One cannot mention the New York Rangers without the year 1994 coming up in the discussion.
For Rangers fans, 1994 was the year the team broke the dreaded 54-year Stanley Cup drought by beating the Vancouver Canucks in seven games. It was a year to remember as the team set many single season franchise records and ruled the rest of the National Hockey League.
If this sounds similar to what a particular team accomplished this season, it should because it just so happens to be the 2011-12 version of the Blueshirts as well. While the Rangers did not finish atop the NHL standings this season, they certainly accomplished similar things that the 1994 club did.
For starters, in both 1994 and this season, the Rangers won the Atlantic Division and finished first in the Eastern Conference. In 1994, the Rangers finished the regular season en route to their division title and perched at the top of the Eastern Conference.
This season, the Rangers were just as good as the 1994 team was. The Blueshirts finished the regular season with 109 points and captured their first division title since, you guessed it, 1994.
While it is tough to compare these two, another similarity that this year’s edition of the Rangers shares with their 1994 predecessors is a captain that was the heart and soul of the team. In 1994, it was the Mark Messier story for the Rangers.
That playoff season, the Rangers found themselves down 3-2 in their Eastern Conference quarterfinal series against the New Jersey Devils heading into Game 6. (Exact same thing this year.) It was at that time that Messier decided to take the responsibility of getting the team to win on his shoulders by guaranteeing a win.
Not only did Messier deliver on his guarantee, but he did so by scoring a hat trick and picking up four points in the game. Besides lifting the Cup, this was Messier’s greatest moment as a Blueshirt.
The heart and soul of this year’s Rangers club is Ryan Callahan and like Messier, he’s the team captain. Game in and game out, Callahan plays the right way by playing hard, forechecking, producing, playing on the power play, killing penalties, throwing the body and blocking shots.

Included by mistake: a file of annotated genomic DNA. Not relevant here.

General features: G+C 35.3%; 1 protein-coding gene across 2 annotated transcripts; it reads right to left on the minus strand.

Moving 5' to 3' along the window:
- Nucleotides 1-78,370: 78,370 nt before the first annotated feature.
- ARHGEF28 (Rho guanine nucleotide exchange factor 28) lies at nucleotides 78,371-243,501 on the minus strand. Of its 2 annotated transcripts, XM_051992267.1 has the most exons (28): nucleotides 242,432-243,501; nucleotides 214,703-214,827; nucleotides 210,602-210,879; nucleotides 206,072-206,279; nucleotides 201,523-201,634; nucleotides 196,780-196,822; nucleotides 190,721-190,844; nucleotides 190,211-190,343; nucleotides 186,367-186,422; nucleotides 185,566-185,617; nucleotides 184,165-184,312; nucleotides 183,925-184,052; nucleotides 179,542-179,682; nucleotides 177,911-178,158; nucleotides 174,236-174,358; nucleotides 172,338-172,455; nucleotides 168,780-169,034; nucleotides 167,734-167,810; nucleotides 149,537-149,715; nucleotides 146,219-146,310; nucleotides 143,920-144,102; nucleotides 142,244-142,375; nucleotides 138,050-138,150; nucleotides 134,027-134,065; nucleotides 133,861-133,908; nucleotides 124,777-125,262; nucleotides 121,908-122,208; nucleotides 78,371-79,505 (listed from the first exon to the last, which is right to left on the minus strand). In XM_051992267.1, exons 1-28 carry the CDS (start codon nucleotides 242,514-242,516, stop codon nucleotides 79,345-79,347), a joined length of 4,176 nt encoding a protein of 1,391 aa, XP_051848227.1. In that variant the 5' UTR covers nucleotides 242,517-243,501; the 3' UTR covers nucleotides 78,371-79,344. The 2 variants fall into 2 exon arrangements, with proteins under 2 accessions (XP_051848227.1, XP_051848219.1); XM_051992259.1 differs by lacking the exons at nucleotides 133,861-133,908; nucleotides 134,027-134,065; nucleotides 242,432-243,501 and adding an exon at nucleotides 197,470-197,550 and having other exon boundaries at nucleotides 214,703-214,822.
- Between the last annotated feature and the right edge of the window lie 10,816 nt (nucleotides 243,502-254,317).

In his first season as team captain, Callahan had career highs in goals (29) and points (54). Like Messier did in 1994, Callahan also delivered when his club needed him to this season.
Of course, when looking at 1994 and this year, both Rangers’ teams had another element that was crucial to their success and that’s a good goaltender. In 1994, Mike Richter had his coming out party and showed why he could be a big-game goaltender.
Richter was simply outstanding in the 1993-94 regular season with 42 wins, a 2.57 goals against average, a .910 save percentage and five shutouts.
With that said, Richter’s regular season did not define him that year. It was his performance in the playoffs that helped put Richter’s name among the elite goaltenders in the NHL, especially since he made perhaps one of the best saves in Stanley Cup history in helping the team to slay the 54-year-old dragon.
This season, the Blueshirts have a goaltender who might just be the best netminder in the world in Henrik Lundqvist. While Rangers fans adored Richter in his playing days and even now, Blueshirts fans LOVE Lundqvist.
There is no question that Lundqvist is the "King" between the Rangers’ pipes, having been nominated for the Vezina Trophy for the fourth time in his seven-year career and the Hart Trophy as the league’s most valuable player for the first time. Lundqvist finished the regular season with 39 wins, a goals-against average of 1.97, a save percentage of .930 and eight shutouts.
If Lundqvist continues to play well this post-season and the rest of his team follows suit, there is a chance that this year’s Rangers might be able to relive 1994 by lifting the Cup when all is said and done with the 2012 post-season.